Community Board 2 rejects elements of city’s rezoning plan

By Bill Parry

The chairman of Community Board 2 said last Thursday’s vote to reject two key components of the city’s plan to amend the zoning code was not a rejection of Mayor Bill de Blasio’s push for affordable housing. Instead, it is a reaction to an overwhelmed infrastructure in Long Island City, Sunnyside and Woodside with an eye toward future development.

“Let me be very clear, this is an overarching concern by our board and our elected officials that we can’t keep developing housing without the proper infrastructure that would support the people that will live there,” CB 2 Chairman Patrick O’Brien said. “We’ve been very supportive of affordable housing, just look at how we welcomed Hunters Point South. It’s all about our woefully inadequate transportation, schools, medical facilities, sewers and parks and open space.”

The vote came in response to several presentations on proposed housing policies by the Department of City Planning. In an effort to lay the groundwork for more affordable housing, the city is seeking to rezone areas including Court Square and Queensboro Plaza in Long Island City, and the mayor has proposed decking over portions of the Sunnyside Yards for the development of 11,250 affordable apartments.

Community Board 2 rejected amendments to Mandatory Inclusionary Housing, which would require developers to include a percentage of affordable priced units whenever the zoning designation is changed to substantially increase density.

CB 2 also rejected the text for Zoning for Quality and Affordability, which would adjust building regulations like height limitations. New buildings on Queens Boulevard, from 39th Street east, would be allowed to be 20 feet taller than is currently allowed, or two extra floors apiece.

CB 2 was troubled with the amendment since it would eliminate the parking requirements at affordable housing and affordable senior housing in many areas of the district.“The board made two separate votes based on a number of flaws we saw in each amendment,” O’Brien said.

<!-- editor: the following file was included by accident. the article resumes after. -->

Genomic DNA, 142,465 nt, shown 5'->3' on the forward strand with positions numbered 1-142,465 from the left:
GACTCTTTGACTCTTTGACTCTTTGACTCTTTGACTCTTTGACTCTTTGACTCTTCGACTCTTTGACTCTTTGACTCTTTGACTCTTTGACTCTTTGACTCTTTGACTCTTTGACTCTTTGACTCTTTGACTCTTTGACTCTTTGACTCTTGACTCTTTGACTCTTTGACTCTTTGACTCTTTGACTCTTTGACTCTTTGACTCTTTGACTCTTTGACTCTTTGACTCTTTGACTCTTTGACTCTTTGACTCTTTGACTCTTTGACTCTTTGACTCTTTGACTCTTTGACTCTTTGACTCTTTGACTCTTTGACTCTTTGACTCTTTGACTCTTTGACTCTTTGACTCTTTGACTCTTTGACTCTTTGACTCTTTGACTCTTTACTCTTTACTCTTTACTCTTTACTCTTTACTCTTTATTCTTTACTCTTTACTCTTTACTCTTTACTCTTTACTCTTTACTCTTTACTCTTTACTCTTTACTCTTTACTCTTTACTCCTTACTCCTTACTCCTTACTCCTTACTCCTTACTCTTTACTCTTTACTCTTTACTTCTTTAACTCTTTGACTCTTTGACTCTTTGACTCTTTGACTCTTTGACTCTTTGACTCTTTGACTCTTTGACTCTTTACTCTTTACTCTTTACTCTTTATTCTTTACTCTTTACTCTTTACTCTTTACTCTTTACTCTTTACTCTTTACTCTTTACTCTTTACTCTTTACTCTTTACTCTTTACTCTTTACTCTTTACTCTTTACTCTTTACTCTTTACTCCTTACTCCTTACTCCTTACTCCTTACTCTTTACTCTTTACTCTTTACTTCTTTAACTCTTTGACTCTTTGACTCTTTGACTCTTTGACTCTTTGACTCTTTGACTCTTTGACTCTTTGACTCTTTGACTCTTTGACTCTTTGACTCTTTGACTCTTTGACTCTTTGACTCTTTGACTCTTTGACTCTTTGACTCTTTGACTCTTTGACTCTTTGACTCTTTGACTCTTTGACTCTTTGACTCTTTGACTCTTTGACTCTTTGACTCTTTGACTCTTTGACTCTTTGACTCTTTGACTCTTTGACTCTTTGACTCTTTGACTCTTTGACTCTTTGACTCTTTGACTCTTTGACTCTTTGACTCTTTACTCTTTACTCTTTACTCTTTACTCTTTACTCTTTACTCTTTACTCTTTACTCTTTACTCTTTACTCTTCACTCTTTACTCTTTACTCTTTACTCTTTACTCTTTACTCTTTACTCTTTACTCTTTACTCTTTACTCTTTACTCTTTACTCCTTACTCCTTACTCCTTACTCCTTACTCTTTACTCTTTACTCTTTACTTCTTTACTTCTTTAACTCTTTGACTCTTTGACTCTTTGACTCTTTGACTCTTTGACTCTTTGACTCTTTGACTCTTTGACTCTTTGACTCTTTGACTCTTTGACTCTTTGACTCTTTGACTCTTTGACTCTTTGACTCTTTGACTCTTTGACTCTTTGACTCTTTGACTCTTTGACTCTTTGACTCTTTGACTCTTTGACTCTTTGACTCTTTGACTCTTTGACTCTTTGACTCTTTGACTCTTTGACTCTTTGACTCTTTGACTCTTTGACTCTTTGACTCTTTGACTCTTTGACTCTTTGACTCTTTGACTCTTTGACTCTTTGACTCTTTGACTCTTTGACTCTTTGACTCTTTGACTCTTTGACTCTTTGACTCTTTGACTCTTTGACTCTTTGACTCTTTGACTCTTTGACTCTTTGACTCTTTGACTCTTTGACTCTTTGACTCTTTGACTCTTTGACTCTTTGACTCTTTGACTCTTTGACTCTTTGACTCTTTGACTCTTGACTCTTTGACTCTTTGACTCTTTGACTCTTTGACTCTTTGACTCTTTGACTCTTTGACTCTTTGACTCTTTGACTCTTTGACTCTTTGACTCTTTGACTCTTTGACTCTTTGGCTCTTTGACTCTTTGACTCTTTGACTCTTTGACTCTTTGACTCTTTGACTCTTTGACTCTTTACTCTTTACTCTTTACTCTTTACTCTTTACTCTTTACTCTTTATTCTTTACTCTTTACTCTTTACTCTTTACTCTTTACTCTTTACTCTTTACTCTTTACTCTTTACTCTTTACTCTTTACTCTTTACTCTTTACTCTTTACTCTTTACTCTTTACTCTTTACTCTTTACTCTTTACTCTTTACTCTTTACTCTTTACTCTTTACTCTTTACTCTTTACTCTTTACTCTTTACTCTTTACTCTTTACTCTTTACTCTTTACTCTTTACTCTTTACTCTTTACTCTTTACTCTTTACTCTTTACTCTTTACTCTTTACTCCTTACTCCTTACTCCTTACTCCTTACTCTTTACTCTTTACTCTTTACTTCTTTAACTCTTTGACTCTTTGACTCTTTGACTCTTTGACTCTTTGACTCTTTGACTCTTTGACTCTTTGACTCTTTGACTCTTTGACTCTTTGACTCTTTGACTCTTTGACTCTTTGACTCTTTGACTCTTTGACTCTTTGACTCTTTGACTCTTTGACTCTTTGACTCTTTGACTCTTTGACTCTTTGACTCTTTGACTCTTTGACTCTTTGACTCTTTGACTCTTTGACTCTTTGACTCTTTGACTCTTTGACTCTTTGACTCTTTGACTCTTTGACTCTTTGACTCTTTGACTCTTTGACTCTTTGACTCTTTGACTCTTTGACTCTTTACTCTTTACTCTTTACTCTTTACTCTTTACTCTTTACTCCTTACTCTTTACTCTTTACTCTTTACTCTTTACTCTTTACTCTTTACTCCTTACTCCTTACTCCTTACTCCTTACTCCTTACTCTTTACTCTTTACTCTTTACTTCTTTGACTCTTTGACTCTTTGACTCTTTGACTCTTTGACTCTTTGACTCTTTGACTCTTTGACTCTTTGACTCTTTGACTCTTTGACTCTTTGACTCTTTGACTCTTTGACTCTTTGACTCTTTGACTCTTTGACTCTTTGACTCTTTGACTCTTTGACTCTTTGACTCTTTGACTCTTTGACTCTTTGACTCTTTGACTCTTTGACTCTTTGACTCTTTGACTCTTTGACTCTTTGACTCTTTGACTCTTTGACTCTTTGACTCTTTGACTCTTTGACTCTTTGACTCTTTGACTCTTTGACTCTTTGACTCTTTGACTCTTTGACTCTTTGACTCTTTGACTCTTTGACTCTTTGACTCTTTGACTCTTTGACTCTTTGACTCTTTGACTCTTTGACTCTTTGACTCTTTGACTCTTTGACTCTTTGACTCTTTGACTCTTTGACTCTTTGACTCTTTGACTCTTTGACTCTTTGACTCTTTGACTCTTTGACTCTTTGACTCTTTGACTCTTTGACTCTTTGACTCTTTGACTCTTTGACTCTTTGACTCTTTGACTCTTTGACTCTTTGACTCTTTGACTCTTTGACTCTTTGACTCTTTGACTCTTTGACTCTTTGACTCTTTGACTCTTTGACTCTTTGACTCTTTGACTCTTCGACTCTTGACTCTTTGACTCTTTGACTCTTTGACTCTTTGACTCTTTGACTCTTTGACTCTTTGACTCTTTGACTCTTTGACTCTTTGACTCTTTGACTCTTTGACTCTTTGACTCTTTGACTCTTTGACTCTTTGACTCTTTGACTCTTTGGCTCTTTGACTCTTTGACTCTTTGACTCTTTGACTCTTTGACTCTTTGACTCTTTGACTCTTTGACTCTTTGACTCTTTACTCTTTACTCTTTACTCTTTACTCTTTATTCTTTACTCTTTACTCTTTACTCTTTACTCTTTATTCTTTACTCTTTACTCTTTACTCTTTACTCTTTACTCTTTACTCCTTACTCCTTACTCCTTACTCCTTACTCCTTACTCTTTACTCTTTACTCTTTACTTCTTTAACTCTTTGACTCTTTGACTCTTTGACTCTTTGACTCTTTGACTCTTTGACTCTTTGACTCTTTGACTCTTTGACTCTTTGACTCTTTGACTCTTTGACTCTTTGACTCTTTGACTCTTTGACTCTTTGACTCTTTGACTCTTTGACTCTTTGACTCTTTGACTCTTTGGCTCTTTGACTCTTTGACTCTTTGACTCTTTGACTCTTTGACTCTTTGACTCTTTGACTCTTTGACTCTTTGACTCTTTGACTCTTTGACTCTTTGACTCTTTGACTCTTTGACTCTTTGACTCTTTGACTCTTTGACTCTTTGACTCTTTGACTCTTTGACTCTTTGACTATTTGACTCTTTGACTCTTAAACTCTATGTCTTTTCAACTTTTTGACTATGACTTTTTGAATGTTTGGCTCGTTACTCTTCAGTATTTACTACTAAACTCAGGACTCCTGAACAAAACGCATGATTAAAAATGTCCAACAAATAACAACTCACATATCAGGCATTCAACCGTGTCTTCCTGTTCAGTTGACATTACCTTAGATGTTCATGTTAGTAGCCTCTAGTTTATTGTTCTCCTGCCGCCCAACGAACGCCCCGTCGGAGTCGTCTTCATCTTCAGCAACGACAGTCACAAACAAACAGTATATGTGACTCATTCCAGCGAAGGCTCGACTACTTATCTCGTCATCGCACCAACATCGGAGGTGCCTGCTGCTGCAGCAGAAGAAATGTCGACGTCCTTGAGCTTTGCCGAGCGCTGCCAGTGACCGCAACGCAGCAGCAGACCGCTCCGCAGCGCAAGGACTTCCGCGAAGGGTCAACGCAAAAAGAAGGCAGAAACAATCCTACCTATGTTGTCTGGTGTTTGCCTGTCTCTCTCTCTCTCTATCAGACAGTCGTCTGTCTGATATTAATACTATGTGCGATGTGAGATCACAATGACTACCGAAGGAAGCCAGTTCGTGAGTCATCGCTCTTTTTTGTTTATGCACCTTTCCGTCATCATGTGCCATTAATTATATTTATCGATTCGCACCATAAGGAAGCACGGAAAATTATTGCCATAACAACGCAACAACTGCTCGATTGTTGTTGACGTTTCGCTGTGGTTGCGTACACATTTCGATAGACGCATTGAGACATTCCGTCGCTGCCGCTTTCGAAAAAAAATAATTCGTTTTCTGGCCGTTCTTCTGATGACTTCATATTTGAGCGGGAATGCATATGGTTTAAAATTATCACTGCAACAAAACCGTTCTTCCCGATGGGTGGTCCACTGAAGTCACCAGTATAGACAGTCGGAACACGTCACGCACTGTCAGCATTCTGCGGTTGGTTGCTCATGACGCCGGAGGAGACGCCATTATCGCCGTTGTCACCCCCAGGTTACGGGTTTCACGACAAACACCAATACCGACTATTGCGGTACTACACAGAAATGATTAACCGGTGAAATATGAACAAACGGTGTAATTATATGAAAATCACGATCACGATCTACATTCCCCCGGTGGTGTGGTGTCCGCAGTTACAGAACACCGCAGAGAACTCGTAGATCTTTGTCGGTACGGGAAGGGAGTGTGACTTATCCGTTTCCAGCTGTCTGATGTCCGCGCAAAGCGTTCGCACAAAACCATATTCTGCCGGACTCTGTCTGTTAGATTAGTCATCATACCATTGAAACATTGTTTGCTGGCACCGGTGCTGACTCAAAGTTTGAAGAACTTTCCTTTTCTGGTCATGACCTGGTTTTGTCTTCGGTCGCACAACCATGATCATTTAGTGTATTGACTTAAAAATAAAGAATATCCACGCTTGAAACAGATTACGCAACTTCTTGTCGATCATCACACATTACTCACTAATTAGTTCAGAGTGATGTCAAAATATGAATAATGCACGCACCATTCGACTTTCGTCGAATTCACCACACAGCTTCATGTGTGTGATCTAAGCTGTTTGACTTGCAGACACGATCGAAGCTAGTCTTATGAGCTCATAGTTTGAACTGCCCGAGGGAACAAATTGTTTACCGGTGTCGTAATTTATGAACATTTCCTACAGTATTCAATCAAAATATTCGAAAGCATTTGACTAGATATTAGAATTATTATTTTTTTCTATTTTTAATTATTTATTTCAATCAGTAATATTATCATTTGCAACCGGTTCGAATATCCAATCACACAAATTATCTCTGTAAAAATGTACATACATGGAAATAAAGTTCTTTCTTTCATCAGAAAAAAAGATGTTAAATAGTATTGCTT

The Department of City Planning is aware of CB2’s concerns regarding infrastructure and transit needs and plans to address them through the Long Island City Core Study beginning next year, according to a spokesman. In order to support future growth and possible density increases to foster additional housing and mixed-use development, the study process will identify critical investments in infrastructure and neighborhood services to support current demands and future growth..

Potential public investments that may be identified include new schools, public open spaces, storm water and sanitary sewer upgrades, and pedestrian, bicycle, and traffic safety and streetscape improvements. The LIC Core area includes the Queens Plaza and Court Square neighborhoods, the Queensbridge Houses campus, and the Jackson Avenue and Northern Boulevard corridors.

In addition, City Planning says before Mandatory Inclusionary Housing would go into effect it would go through a full public review process in each neighborhood as part of rezoning.

While CB2’s vote is not legally binding, their opinion, as well as Borough President Melinda Katz, could influence the City Council’s decision next spring.

Reach reporter Bill Parry by e-mail at bparry@cnglocal.com or by phone at (718) 260–4538.

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